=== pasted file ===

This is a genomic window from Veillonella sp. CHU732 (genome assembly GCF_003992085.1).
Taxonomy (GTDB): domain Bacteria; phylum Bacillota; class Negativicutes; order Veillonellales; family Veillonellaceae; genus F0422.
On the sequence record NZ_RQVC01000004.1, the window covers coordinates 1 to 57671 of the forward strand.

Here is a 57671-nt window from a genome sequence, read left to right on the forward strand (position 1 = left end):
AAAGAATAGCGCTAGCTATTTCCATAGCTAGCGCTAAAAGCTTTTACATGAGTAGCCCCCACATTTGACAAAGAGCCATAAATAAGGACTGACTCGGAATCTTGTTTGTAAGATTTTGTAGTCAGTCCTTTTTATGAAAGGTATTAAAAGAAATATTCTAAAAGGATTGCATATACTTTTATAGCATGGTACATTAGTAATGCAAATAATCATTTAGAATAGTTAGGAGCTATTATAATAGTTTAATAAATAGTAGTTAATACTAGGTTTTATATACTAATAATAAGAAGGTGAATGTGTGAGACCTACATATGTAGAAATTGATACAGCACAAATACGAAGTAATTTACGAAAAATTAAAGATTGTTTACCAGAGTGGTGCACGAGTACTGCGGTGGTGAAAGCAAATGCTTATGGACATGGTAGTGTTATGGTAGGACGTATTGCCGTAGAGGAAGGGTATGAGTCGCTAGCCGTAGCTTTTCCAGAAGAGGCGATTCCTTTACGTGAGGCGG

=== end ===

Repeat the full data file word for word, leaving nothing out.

This is a genomic window from Veillonella sp. CHU732 (genome assembly GCF_003992085.1).
Taxonomy (GTDB): domain Bacteria; phylum Bacillota; class Negativicutes; order Veillonellales; family Veillonellaceae; genus F0422.
On the sequence record NZ_RQVC01000004.1, the window covers coordinates 1 to 57671 of the forward strand.

Here is a 57671-nt window from a genome sequence, read left to right on the forward strand (position 1 = left end):
AAAGAATAGCGCTAGCTATTTCCATAGCTAGCGCTAAAAGCTTTTACATGAGTAGCCCCCACATTTGACAAAGAGCCATAAATAAGGACTGACTCGGAATCTTGTTTGTAAGATTTTGTAGTCAGTCCTTTTTATGAAAGGTATTAAAAGAAATATTCTAAAAGGATTGCATATACTTTTATAGCATGGTACATTAGTAATGCAAATAATCATTTAGAATAGTTAGGAGCTATTATAATAGTTTAATAAATAGTAGTTAATACTAGGTTTTATATACTAATAATAAGAAGGTGAATGTGTGAGACCTACATATGTAGAAATTGATACAGCACAAATACGAAGTAATTTACGAAAAATTAAAGATTGTTTACCAGAGTGGTGCACGAGTACTGCGGTGGTGAAAGCAAATGCTTATGGACATGGTAGTGTTATGGTAGGACGTATTGCCGTAGAGGAAGGGTATGAGTCGCTAGCCGTAGCTTTTCCAGAAGAGGCGATTCCTTTACGTGAGGCGG